A signal error is reported to be the cause of a train crash in eastern India that resulted in nearly 300 deaths and hundreds of injuries, Railways Minister Ashwini Vaishnaw announced Sunday (June 4)
“The change in the electronic interlocking caused this accident and whoever did it and whatever are the reasons will be known after investigation,” Vaishnaw said in an interview with India's ANI news agency at the crash site via NBC News.
The announcement was made as families across India were present at the scene waiting for news of missing loved ones while first responders continued to work through the destruction caused by the overturned railway cars. Officials were also working to restore train service at the crash site amid new concerns about safety and modernization brought on by the accident.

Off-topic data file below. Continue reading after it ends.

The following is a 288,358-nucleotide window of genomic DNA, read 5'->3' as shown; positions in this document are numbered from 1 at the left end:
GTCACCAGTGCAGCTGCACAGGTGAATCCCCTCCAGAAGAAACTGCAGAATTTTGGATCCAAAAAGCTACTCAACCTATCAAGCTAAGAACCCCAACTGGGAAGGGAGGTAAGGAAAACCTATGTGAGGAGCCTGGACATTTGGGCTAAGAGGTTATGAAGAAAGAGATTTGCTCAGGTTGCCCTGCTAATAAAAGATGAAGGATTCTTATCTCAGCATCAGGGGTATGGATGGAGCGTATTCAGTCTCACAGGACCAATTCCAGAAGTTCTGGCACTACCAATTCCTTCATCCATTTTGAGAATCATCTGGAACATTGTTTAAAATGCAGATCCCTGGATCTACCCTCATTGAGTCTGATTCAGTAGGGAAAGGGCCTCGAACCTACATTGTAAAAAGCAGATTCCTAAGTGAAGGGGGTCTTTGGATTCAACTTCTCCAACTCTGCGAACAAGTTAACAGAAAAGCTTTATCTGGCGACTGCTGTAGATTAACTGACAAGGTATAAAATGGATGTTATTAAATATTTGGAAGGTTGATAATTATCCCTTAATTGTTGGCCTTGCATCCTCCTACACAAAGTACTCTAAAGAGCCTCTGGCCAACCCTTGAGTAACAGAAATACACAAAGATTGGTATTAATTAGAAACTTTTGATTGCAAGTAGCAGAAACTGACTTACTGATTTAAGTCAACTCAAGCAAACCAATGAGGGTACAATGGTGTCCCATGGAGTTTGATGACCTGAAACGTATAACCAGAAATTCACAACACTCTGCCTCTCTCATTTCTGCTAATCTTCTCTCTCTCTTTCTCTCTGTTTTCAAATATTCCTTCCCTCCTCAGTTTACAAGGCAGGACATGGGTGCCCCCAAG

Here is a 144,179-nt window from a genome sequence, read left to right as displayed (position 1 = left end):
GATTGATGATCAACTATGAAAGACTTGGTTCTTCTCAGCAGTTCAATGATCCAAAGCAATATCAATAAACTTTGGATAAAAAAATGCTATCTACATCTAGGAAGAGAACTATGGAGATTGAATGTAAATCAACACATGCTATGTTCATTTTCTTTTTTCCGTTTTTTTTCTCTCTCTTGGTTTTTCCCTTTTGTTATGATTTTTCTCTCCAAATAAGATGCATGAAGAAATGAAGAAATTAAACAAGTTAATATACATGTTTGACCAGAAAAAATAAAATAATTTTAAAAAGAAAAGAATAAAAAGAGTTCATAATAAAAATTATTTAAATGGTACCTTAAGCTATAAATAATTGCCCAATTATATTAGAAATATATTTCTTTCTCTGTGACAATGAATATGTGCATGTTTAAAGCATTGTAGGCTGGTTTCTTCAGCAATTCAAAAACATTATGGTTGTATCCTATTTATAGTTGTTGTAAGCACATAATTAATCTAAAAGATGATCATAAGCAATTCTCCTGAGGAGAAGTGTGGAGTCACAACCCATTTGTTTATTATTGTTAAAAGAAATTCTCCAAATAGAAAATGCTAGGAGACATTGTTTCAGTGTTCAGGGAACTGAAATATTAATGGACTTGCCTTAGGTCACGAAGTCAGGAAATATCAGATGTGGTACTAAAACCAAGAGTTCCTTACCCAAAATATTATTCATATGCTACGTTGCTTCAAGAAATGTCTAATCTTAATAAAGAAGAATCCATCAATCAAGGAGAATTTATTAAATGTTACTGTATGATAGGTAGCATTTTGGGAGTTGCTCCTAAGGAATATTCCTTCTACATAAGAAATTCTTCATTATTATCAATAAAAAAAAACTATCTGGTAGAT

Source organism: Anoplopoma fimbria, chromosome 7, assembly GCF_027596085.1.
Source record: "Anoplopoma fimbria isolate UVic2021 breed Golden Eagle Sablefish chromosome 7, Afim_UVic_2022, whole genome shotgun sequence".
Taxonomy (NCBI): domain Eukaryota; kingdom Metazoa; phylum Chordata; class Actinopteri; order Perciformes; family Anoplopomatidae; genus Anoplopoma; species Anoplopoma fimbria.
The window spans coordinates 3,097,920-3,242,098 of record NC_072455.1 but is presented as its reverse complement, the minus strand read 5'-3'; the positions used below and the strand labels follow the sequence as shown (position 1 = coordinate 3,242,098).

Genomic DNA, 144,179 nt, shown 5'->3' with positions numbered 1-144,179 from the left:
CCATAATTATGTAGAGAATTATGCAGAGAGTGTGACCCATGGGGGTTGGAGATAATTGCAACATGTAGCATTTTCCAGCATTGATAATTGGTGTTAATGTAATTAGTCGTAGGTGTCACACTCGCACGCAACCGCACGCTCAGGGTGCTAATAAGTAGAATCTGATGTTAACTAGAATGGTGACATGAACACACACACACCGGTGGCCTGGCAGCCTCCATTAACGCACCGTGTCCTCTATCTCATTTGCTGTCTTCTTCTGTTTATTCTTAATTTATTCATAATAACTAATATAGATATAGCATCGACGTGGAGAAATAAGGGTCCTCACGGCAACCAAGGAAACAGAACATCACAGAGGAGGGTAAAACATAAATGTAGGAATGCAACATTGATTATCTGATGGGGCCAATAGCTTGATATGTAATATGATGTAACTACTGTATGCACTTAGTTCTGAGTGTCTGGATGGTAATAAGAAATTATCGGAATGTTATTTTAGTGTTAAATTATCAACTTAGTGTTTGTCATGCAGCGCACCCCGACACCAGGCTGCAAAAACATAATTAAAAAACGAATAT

A preliminary report conducted by railway officials obtained by NBC News states that the high-speed Coromandel Express was given a signal to enter the track line, which was later taken off, before it entered another line and crashed into a goods train that was already parked in its path of travel on Friday (June 2). Another train, a Yesvantpur-Howrah Express, then crashed into the overturned trains, which were already flipped onto the main line and derailed following the initial crash.
The passenger trains were carrying 2,296 people and reported to not be speeding prior to the crash. Authorities said at least 275 people were killed and about 400 of the 1,175 injured victims remained hospitalized as of Sunday.